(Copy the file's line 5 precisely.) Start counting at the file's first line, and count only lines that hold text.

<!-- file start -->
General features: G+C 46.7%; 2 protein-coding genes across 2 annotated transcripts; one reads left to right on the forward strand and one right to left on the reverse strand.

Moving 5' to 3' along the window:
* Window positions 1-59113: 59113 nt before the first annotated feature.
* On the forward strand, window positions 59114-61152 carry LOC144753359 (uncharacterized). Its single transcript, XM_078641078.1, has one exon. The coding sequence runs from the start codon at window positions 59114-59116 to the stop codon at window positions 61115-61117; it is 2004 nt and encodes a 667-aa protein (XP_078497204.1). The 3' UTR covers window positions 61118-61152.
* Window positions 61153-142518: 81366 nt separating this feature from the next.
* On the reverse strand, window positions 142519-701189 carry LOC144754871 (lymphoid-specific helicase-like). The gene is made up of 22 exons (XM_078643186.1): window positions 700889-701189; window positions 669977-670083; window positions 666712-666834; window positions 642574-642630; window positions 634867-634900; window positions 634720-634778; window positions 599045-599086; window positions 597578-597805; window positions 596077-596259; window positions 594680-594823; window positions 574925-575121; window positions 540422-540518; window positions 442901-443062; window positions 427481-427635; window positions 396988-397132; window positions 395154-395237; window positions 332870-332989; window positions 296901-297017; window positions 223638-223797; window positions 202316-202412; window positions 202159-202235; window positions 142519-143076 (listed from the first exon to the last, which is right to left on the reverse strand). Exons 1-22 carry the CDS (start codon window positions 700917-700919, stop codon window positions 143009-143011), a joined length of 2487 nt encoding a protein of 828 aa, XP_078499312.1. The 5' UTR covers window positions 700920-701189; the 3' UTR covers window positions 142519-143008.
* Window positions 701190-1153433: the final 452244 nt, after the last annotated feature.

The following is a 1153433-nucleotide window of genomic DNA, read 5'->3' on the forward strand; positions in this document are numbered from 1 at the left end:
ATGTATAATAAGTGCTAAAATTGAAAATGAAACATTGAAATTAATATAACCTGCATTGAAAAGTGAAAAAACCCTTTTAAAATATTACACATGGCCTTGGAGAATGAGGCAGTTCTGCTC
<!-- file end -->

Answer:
* Window positions 61153-142518: 81366 nt separating this feature from the next.